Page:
On a small farm in Dartmoor, on the eve of the First World War in 1914, a foal named Joey is born and grows up under the watchful eye of farm boy Albert Narracott (Jeremy Irvine). Young Albert dreams of riding his own horse someday and gets his chance when his father Ted (Peter Mullan) outbids local landlord Mr. Lyons (David Thewlis) for Joey instead of the plough-horse he and his long-suffering wife, Rose (Emily Watson), so desperately need. With their home at stake, Albert vows he will teach Joey how to plow the field. Against the odds, he accomplishes this miraculous feat but come the outbreak of war, his father sells Joey to the British army...
There can’t be many instances where a filmmaker’s own artistry and mastery of cinematic storytelling were cause enough for severe criticism, but strangely that is more or less what happened when Steven Spielberg adapted War Horse for the big screen, based on Michael Morpurgo’s children’s bestseller though equally inspired by the hugely acclaimed and innovative stage production. Although a box office success, accusations of emotional manipulation dogged the film and threatened to obscure its many genuinely thoughtful, lyrical and spiritually uplifting qualities.
What is manipulation? At least, what does it mean in the context of what we broadly consider “good” filmmaking? In this instance, it stands as the calculated abuse of our highest ideals and humane feelings for crass and cynical ends. Or, if one takes the argument a step further, the exploitation of a real-life conflict in which millions lost their lives for the purpose of selling cinema tickets. Even were one cynical enough to contend Spielberg is as black-hearted as all that - and granted, there are some people who feel that way - the argument is profoundly flawed, not least because the nature of cinema is to craft engaging characters and arresting situations in which we, the viewers, invest our hearts and minds. Storytelling, whether popcorn entertainment or idiosyncratic art-house, involves the manipulation of time and space for poetic ends. It aims to trigger an emotional and intellectual response. What matters is whether that aim stems from a sincere place hoping to uplift and enlighten or simply the desire to sell Coca Cola. Spielberg is a populist artist, who paints using all the colours in his palette, but crucially he is also sincere.
Anyone who doubts Spielberg’s sincerity should first closely examine what War Horse is most assuredly not, namely a film where a cute and cuddly animal goes to war. That certainly would stand as something saccharine and crass. War Horse is not a film about a horse. It is a film about people: spirited, tenacious, hard-working and courageous. People whose collective soul is embodied in the horse. Joey the horse is the spirit of man, continually struggling to rise above his baser nature, to escape the bonds of violent conflict even as circumstances conspire to trap him within it. Shot in lush MGM colours drawn from Spielberg’s childhood memories of Lassie Come Home (1943) and National Velvet (1944), the film leans towards the more spiritually-inclined Au Hasard Balthazar (1966).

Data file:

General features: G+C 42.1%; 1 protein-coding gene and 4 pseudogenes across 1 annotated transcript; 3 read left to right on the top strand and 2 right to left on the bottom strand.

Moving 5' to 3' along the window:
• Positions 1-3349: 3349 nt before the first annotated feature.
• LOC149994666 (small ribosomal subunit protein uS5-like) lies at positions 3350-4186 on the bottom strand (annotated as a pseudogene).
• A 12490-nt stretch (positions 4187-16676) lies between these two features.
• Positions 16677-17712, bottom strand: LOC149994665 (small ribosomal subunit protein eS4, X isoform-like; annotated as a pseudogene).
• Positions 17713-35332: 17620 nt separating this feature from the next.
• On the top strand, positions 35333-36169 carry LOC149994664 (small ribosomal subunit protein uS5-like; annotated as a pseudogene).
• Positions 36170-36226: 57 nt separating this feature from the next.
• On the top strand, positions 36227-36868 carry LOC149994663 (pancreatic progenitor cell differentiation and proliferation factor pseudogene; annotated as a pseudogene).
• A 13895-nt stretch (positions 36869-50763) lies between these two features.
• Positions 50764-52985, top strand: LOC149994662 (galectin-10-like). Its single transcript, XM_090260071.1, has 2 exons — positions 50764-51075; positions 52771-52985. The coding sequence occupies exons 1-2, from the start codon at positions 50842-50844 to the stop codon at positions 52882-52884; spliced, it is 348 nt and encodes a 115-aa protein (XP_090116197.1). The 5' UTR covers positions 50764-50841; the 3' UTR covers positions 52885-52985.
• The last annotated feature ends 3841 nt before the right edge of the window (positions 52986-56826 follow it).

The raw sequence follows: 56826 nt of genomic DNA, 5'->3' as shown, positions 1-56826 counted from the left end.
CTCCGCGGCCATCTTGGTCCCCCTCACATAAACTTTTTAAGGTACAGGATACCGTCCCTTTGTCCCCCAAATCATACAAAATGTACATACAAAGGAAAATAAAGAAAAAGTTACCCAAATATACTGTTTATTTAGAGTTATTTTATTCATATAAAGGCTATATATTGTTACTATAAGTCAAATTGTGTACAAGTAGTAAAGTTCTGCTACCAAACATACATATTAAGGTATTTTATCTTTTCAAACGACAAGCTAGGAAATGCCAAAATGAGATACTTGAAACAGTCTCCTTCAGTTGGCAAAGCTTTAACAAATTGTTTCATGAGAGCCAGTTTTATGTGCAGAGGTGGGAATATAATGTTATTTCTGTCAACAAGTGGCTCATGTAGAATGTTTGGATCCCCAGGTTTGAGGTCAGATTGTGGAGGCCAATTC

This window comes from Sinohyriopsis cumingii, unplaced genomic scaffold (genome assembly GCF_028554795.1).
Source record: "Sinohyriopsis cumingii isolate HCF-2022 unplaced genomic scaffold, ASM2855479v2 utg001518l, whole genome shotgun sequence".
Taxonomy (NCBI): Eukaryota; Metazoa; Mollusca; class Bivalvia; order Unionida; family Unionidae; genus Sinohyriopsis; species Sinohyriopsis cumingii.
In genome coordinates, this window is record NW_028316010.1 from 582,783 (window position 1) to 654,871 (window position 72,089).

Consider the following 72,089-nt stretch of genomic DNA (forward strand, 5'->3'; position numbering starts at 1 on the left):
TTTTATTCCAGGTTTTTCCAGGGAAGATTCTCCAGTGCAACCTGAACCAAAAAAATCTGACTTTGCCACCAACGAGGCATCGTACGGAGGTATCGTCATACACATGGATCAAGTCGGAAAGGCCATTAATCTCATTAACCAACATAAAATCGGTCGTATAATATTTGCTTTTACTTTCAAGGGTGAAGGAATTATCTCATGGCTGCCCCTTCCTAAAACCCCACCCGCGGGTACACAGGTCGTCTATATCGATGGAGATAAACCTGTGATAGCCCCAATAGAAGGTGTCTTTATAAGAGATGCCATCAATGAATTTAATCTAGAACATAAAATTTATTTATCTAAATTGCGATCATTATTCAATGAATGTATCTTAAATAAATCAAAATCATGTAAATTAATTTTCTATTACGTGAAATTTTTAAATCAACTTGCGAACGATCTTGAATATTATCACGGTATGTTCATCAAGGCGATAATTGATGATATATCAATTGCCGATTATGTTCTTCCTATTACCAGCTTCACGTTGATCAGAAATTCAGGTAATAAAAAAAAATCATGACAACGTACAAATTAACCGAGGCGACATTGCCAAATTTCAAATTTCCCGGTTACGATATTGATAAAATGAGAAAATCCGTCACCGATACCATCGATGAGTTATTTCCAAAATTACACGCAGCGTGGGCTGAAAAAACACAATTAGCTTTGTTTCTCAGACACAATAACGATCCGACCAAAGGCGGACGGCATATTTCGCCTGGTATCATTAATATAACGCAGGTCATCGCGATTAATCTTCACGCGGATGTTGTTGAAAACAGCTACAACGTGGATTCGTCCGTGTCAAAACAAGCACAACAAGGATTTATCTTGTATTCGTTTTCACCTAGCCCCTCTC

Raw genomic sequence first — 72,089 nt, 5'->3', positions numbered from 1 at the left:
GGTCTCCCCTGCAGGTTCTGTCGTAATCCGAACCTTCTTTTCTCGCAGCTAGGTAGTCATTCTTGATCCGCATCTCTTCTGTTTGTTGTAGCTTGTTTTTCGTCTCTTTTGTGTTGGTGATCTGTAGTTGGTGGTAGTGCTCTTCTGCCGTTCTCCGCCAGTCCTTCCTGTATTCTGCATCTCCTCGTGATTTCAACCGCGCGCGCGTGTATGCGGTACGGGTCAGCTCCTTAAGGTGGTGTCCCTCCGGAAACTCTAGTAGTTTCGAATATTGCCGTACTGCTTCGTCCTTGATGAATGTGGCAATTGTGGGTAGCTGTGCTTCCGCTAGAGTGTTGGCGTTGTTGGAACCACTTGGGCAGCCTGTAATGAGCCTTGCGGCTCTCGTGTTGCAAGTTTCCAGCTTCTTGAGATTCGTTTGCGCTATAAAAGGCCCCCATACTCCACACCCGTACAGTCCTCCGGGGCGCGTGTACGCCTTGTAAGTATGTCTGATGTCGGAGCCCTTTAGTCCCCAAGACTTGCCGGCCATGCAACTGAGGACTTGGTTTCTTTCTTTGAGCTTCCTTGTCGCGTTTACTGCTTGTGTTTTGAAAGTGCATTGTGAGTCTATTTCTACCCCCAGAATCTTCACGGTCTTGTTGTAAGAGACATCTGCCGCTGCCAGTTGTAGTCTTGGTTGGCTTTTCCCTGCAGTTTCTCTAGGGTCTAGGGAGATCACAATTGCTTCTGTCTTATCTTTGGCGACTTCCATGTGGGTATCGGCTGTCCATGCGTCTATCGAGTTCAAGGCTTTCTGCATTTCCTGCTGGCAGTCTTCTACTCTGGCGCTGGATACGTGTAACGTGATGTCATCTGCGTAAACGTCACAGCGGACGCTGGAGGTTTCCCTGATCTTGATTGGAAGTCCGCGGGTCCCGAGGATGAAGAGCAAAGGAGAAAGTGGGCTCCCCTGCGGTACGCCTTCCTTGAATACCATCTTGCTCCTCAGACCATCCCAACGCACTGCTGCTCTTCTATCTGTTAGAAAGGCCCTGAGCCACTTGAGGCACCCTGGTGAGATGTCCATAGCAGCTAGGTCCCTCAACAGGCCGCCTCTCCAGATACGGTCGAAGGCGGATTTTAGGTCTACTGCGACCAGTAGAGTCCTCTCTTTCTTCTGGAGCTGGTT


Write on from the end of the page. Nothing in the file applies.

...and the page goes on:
Some objected to the episodic narrative, but this remains a crucial facet of a multi-perspective, all-encompassing approach none too dissimilar from Black Beauty, only considerably more dramatic and affecting. Having been torn from Albert’s care, Joey is entrusted to kindly Captain Nicholls (Tom Hiddleston) who promises he’ll keep him safe. Hereafter the tone shifts from MGM family fare towards something akin to David Lean tackling All Quiet on the Western Front (1930). Spielberg’s flair for arresting set-pieces reaches full bloom without going gung-ho as he spreads our sympathies evenly between the British and the Germans. Nice to see the Indian regiment’s contribution to the war effort recognised in a major Hollywood film too. Meanwhile co-writer Richard Curtis layers the script with some dry humour not a million miles away from his Blackadder Goes Forth. An exceptional British and pan-European cast bring an array vivid characters to life, while newcomer Jeremy Irvine delivers a performance of such open-hearted honesty he almost overshadows the remarkable war horse itself.
Thereafter Joey passes through a succession of characters whose dreams are crushed by the war: Gunther (David Kross), a young German soldier struggles to prevent his younger brother from being sent to the front line; Emilie (Celine Buckens - whose ebullient spirit recalls the young Elizabeth Taylor) an endearingly determined young French girl living alone with her grandfather (Niels Arestrup) who yearns to ride a horse in spite of her brittle bones; and a compassionate German horse trainer. As German guns bombard British trenches we spy a familiar face just as Spielberg unveils his most potent parallel: soldiers are bullied over the trenches, herded like animals. There are of course those big, cathartic, Spielbergian moments but perhaps the most moving scene comes straight from the play, one that briefly unites both the British and German camps in common purpose. War Horse is less concerned with the animal than the compassion it invokes, a communal experience Spielberg attempts to draw the viewer into and succeeds.
His best films combine thrills with a childlike sense of wonder, but when he turns this to serious films like The Color Purple, Schindler's List, Saving Private Ryan, Munich and Bridge of Spies these efforts are, perhaps, less effective than the out-and-out popcorn movies which suit him best. Of his other films, 1941 was his biggest flop, The Terminal fell between two stools of drama and comedy and one-time Kubrick project A.I. divided audiences; Hook saw him at his most juvenile - the downside of the approach that has served him so well. Also a powerful producer.